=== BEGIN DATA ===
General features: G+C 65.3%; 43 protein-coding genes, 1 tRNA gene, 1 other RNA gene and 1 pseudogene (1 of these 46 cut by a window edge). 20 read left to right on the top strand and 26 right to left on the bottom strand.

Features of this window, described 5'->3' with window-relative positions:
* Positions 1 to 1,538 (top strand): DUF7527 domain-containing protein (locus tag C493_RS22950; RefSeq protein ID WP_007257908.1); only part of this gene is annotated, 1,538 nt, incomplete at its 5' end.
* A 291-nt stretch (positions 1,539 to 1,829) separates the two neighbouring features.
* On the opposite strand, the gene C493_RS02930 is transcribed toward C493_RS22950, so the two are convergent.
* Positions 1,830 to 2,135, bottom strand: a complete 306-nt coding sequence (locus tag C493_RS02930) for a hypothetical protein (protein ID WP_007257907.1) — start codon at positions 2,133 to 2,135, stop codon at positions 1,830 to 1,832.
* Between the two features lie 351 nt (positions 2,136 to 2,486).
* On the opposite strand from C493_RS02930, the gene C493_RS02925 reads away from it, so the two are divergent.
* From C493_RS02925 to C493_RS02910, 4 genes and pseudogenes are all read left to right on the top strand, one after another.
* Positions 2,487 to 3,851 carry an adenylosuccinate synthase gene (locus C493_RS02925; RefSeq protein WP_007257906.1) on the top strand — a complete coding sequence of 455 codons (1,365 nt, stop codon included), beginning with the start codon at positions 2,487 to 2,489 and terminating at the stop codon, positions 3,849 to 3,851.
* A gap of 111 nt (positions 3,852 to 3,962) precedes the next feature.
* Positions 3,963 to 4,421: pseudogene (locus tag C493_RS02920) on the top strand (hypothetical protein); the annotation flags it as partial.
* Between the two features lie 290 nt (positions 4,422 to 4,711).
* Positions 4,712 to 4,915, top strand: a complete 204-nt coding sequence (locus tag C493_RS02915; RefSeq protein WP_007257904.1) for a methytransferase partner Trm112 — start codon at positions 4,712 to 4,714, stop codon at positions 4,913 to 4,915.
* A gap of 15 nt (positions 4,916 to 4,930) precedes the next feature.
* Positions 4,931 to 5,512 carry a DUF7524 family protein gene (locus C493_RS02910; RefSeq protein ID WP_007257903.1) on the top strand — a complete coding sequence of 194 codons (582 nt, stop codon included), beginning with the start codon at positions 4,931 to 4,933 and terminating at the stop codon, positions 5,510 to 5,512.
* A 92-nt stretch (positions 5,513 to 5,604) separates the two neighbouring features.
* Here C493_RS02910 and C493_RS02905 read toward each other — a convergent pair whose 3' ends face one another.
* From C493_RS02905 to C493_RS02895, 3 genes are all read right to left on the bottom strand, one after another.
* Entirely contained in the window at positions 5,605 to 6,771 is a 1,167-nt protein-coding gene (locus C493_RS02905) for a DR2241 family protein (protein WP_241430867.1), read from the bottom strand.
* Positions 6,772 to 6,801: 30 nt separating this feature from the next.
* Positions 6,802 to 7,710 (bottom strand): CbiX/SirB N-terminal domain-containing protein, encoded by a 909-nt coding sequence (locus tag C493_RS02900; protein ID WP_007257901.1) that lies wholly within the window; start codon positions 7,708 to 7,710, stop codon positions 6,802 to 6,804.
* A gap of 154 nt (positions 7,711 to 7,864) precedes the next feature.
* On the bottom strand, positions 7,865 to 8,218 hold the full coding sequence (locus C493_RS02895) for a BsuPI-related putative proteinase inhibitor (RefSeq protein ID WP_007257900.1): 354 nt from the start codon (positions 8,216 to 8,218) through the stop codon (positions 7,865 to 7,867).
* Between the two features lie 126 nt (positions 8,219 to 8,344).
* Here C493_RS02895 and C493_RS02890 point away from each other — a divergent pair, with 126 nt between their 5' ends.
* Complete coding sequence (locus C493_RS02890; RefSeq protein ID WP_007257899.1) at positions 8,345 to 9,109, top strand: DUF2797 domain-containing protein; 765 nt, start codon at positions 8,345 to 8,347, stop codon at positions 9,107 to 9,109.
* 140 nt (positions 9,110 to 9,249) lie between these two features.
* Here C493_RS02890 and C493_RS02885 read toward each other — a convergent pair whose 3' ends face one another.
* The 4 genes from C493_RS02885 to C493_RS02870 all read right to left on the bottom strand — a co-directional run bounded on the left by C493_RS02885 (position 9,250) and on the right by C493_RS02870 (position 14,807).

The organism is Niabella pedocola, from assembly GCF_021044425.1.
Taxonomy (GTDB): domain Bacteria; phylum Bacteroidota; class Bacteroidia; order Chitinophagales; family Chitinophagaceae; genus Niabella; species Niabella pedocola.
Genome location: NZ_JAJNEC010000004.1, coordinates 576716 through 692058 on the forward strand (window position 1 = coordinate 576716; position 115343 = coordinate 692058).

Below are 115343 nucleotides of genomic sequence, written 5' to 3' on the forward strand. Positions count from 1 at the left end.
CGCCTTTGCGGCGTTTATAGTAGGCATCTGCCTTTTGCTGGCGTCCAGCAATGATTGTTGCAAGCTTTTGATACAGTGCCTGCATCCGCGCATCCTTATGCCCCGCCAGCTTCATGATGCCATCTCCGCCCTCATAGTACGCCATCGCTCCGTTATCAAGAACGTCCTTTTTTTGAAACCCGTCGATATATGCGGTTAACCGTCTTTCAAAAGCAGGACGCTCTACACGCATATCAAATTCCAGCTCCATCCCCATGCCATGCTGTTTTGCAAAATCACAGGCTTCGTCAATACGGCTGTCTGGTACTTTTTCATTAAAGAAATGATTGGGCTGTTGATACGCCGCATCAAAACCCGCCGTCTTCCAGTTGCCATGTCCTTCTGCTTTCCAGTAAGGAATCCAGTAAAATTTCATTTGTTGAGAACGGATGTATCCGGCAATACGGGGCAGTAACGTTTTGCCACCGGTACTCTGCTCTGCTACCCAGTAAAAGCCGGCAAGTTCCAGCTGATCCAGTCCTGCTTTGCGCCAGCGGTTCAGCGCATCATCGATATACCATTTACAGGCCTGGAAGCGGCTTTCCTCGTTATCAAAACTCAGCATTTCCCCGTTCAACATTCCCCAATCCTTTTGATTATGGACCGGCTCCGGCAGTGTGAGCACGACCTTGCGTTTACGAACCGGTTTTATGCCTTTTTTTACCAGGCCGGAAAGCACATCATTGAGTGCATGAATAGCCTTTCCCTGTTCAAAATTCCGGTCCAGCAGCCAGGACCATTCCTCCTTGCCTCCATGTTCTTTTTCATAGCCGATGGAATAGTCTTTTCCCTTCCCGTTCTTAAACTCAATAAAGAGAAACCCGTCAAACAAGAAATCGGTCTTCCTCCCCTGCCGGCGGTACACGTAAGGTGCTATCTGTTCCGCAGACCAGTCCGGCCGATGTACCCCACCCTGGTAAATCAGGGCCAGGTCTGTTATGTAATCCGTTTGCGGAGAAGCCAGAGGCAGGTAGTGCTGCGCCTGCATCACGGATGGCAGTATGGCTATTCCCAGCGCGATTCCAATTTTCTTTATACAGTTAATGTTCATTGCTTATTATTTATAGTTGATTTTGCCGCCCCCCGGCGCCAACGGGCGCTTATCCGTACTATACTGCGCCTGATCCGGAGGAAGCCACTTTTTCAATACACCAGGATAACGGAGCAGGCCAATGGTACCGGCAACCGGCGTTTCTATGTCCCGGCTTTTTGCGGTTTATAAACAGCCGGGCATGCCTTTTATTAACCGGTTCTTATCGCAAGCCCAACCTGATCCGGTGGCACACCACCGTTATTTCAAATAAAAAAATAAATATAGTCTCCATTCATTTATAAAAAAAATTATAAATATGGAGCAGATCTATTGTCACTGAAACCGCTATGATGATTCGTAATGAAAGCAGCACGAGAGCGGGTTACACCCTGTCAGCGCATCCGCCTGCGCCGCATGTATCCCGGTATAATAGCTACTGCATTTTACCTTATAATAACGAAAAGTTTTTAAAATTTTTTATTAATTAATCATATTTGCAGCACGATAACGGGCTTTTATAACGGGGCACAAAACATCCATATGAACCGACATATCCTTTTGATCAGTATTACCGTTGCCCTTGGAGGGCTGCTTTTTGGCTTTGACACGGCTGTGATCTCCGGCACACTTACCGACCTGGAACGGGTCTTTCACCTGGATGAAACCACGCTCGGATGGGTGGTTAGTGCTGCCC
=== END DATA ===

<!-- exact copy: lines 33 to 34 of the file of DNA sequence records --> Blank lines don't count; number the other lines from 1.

Genome location: NZ_JAJNEC010000004.1, coordinates 576716 through 692058 on the forward strand (window position 1 = coordinate 576716; position 115343 = coordinate 692058).

Below are 115343 nucleotides of genomic sequence, written 5' to 3' on the forward strand. Positions count from 1 at the left end.